Then, I was coming DOWN the mountain and the volume turned up.  And got louder with a definite metallic quality to it.  By then I was running through what I thought it might be and how serious it was, and if I could make it to the garage.  Then I was praying and inching along and finally (and fittingly) was able to pull into the parking lot of a church's community center.  I called the garage and they sent someone out.  Did I mention it was pouring rain, too? 

He turned the wheel, looked at it with a flashlight, then grasped the wheel and... it almost came off!  The lug nuts were so loose they were within millimeters of coming off.  Holy Crap! (as Kayten would say).  He tightened them up and followed me to the garage.  Where the verdict was that they were old and worn out.  Well, aren't we all?  Speaking for myself, of course, especially after that drive.  They replaced all of the lug nuts with shiny new (read: expensive) ones.

I am wondering if, just by some odd chance, it was because they were not tightened all the way after my last visit three weeks ago?

"Oh, I'm a drivin' myself on new lug nuts, straight into the poorhouse, m'dear."

The end.

Monday, August 15, 2011

This is fun!

Thank you for the idea, Carolyn  - I love haiku(ing) 'tho I wouldn't quit my day job...

Chickens lay few eggs
Must I send in a masseuse
walk on chicken backs

Family fun is not
birthday full of miffs and sniffs
orphan status optional?

Beans and greens get cut
Pressure not just in canner
Ears coming out my ears

Although rain threatened all day yesterday, it didn't fall in earnest until last night and into this morning.  Thankfully (this is Scrappy talking) there was a let-up just as I let them out in the yard.  As soon as they came in, it started up again.  After a weekend of everything out-of-sync, it was a nice feeling to be in rhythm with nature again for, even as I am Princess DeNial, daughter of the Queen of DeNial, I am facing up to the fact that I may be gluten intolerant.  And, even though I am facing up to it, I have already worked out in my fevered mind ways of sneaking in bits of the bread I love.  Cripe.  Isn't it funny how, when you know you can. not. have. bread/chocolate/dairy/etc.  it becomes the only thing you want?

I noted in my daily egg-laying journal, my hens have produced 8 eggs every day for the past four days.  I would be thrilled with this if I had 8 hens.  But I have over 20.  So, I am not thrilled.  I've checked them for parasites, I've upped their feed rations, I've cleaned their nesting boxes out every other day.  Ergo, the masseuse crack.  Heads will roll if the eggs don't.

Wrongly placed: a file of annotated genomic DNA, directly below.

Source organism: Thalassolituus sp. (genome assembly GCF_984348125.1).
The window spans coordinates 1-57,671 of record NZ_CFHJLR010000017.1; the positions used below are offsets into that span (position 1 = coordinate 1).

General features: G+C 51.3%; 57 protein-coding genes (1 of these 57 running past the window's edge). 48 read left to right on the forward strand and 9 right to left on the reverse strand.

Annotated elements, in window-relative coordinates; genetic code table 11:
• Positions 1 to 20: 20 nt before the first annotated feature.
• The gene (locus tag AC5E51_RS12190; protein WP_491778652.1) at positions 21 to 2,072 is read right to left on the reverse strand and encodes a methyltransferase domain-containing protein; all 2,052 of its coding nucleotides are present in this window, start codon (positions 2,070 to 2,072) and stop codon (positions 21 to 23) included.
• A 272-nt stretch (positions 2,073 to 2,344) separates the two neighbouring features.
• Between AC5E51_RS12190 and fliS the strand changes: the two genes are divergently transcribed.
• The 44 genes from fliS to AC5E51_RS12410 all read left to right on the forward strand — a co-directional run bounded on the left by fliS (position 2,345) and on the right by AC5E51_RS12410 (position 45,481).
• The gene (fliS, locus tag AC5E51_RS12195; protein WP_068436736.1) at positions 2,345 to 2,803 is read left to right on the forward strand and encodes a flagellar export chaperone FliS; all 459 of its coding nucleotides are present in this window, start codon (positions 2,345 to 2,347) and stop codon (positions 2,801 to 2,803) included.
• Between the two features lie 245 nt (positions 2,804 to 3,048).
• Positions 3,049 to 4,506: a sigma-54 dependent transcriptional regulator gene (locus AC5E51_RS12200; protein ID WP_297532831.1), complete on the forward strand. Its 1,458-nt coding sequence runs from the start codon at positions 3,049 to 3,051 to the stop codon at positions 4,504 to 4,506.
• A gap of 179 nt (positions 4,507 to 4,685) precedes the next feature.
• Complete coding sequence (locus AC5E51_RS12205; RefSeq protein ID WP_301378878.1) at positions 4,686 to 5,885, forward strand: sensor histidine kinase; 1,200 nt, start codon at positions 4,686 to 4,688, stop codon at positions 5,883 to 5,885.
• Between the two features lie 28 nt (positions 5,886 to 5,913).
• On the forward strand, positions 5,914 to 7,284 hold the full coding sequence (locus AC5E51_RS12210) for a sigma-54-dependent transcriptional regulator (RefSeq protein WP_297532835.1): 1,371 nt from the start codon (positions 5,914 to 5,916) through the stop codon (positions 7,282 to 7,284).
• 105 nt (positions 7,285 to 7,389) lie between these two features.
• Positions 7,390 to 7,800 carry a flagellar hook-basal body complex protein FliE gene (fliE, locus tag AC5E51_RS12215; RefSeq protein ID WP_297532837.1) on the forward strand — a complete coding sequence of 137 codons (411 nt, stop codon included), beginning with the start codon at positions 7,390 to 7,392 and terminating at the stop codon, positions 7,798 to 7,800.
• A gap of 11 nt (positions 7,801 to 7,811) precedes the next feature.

I did a lot of pressure canning over the weekend - 12 pints of green beans, 6 pints and a quart of mixed vegetables, with 3.6 dozen ears of corn to go.  I also dried six zucchini squash, four yellow squash and a large bunch of Swiss chard.  I doubt if this will end anytime soon, as the beans, squash and chard are going gangbusters.  Wish I could say the same for the tomatoes.  Plenty of fruit on those miserable plants, but not a blush of color on most of them.  My next indoor project is to catalogue my canned goods.  While I can feel the first stirrings of tomato-mania in my heart, I need to come to grips with what I already have.  I need to battle the seasonal "Channeling of the Prairie Housewife" (the one with a family of 8).  I may need an intervention.

Thursday, August 11, 2011

"I want my Grandmother's vegetables!"

or "What happens when you fiddle around with Nature".  Somehow, I wasn't really surprised when I read an article today that reported that the handful of green beans my mother was eating in 1950 had 43% more calcium than the handful of green beans I am eating today.  And less flavor, apparently.  (I had not yet appeared on the earth to eat said green beans.)  All those carefully developed high-production crops have given us lots and lots of bland, less nutritious food. 

I am completely flummoxed by our (as a society) inability to catch on to the "more is not more" reality of food, clothing, gadgets, appliances, cars, you name it.  I tell you, if everyone was forced to live with all their trash, you'd see a new dawning of the "use it up, wear it out, make it do" motto.  Imagine a world where mothers couldn't toss disposable diapers into the trash.  There would be quite a few cloth diapers hanging on the line.  We are such a throw-away country, that it's not going to be easy to turn it in the right direction.

So, hurray for us'ns who plant gardens with heritage, non-hybrid vegetables.  And hurray for all those mothers who suck it up and wash diapers. 

I will now get off my soapbox and eat my heritage beans (am currently enjoying a large crop of Navajo Trail of Tears).  What heritage and non-hybrid seeds have you planted in your gardens with success?

Wednesday, August 10, 2011

I'll take a case of black pins, please.